October 14, 2021
By Tom Buiocchi
The National Retail Federation expects holiday sales will grow between 3.6 percent and 5.2 percent this year compared to last season. But let us not kid ourselves: despite the incredible opportunity that exists, the next few months are going to challenge luxury retail operations of all sizes.
The lingering labor shortage is not only impacting whether stores are fully staffed, but also hindering things such as facilities maintenance and repairs because contractors are stretched harder to find in a pinch.
Further, inflationary prices will give some customers sticker shock, and the supply chain is overwhelmed.
Indeed, luxury retailers have a lot to think about. With that in mind, let us look at four key challenges that retailers face and what they can do about it this month as they get ready for their big season.
Challenge 1: The early purchasing surge
Half of U.S. shoppers plan to have their holiday gifts purchased by Thanksgiving. With labor shortages, what do store and ecommerce facilities managers need to do to prepare for this?
The key will be to get ahead of schedule. That, of course, means staffing up ecommerce fulfillment centers and retail stores, even if it means paying wages that would seem high in years past.
Retailers should also ask job candidates how many hours they want to work rather than tell them how many are available. Make the employment as attractive as possible.
Retailers should also implement as many self-service kiosks as possible to help customers with store information and allow cashier-less checkouts. They should use foot traffic data and other store-based digital intelligence to optimize the best floor areas for the kiosks.
The holidays are too crucial for luxury retail brands, and the customer experience (CX) cannot suffer, so a combination of getting ahead of seasonal hiring and offering self-service features can be a winning formula.
Challenge 2: Avoiding store interruptions
Staffing should not be the only concern when it comes to retailers planning ahead.
Store and ecommerce managers need to make sure their facilities are protected against equipment breakdowns, HVAC issues and other hard-to-predict problems that can cause stores to temporarily shut down for hours or even days.
My company found that work orders for repair services were up 4 percent year-over-year during October and November in 2020.
Luxury retailers can expect the same – and probably more – this season, especially considering how unpredictable the weather has been throughout 2021.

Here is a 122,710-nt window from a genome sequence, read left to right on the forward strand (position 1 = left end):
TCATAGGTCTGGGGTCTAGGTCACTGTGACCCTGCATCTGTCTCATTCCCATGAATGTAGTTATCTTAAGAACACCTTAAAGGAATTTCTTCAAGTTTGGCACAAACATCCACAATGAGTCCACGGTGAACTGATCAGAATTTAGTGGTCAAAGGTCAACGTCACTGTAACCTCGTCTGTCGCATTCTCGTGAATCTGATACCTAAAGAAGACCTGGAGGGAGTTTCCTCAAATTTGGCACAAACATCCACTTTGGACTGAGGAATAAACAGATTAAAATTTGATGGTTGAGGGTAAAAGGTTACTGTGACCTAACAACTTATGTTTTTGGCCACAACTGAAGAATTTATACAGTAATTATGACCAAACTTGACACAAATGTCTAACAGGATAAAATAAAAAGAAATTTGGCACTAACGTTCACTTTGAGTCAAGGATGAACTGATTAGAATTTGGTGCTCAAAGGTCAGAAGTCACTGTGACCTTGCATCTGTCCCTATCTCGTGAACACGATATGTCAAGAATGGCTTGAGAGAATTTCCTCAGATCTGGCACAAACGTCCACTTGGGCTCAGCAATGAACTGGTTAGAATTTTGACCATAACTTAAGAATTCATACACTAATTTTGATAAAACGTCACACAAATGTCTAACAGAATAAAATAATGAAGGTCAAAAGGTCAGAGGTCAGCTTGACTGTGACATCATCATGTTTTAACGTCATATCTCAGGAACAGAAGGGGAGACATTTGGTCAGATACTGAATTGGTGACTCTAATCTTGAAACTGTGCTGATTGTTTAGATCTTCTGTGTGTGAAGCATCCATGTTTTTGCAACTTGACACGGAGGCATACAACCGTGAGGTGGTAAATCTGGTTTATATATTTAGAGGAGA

Store and ecommerce managers need to have firmly established relationships with repairs contractors and other last-minute service providers who can save the day when things go wrong.
Retailers also need to make sure their store equipment – everything from the kiosks to the heating system – is in good shape.
Predictive analytics tools are available on the market and should be routinely used by retailers during the holiday season and year-round so they do not have to implement machinery in the middle of a busy shopping day.
Challenge 3: In-store returns will be back like never before
Order returns are part of today’s retail world, and they lifted considerably after the pandemic began.
According to the NRF, ecommerce returns more than doubled in 2020 from 2019 and cost the industry $428 billion. This means stores need to also become fulfillment centers.
Consider that 76 percent of new customers say they would be more likely to shop with a retailer based on a great returns experience. So, retailers need to make returns a better performing part of their business, and using stores as an omnichannel hub should be part of the answer.
It is still early days for major retailers in this regard, but it is happening.
Walmart and Target have been converting their retail spaces into mini-distribution hubs to shorten the last mile for customers. And Walgreens has partnered with FedEx to turn its pharmacies into returns centers, which increases the brand’s foot traffic.
It is all about placing stores at the center of a modern retail design to offer convenient returns for the best possible CX. And it is part of the reason why Saks Fifth Avenue, Glossier and Bonobos have been opening stores again.
Challenge 4: Cutting logistics costs by getting greener
There are so many packages flying back and forth due to the growth of ecommerce deliveries and returns, and these holidays will represent another wave of them. How can luxury retailers control the logistics cost for their fulfillment centers?
For one, they should start by making their operations greener, which is great for sustainability but also healthy for saving company cash.
Starbucks has cut energy costs by 30 percent with greener stores. Obviously, remodeling stores is not going to happen overnight before the holidays – there are too many other things to worry about, and that is a longer-term project.
But retailers should be inspired to do smaller things now. They can use analytics tools to see which facilities systems are using the most energy, and then they will know if those systems could perform better, cost-wise, if given a little tender loving care from a repair pro.
For CX, retailers can save money on paper by adopting online portals that allow customers to return items in a paperless fashion, replacing return labels as the consumer world has gone largely printer-less.
Right now, just 52 percent of omnichannel merchants enable returns through an online portal, app or order look-up. It is an opportunity to cut down on the cost of returns.
WHILE THE HOLIDAYS are always challenging, this year presents a different mix of operational dilemmas for which retailers have to get ready.
The good news is that the challenges can be overcome – or, at least, alleviated – if store and ecommerce managers seek out and use data-based tools.
More than anything, ‘tis the season to be prepared as early as possible.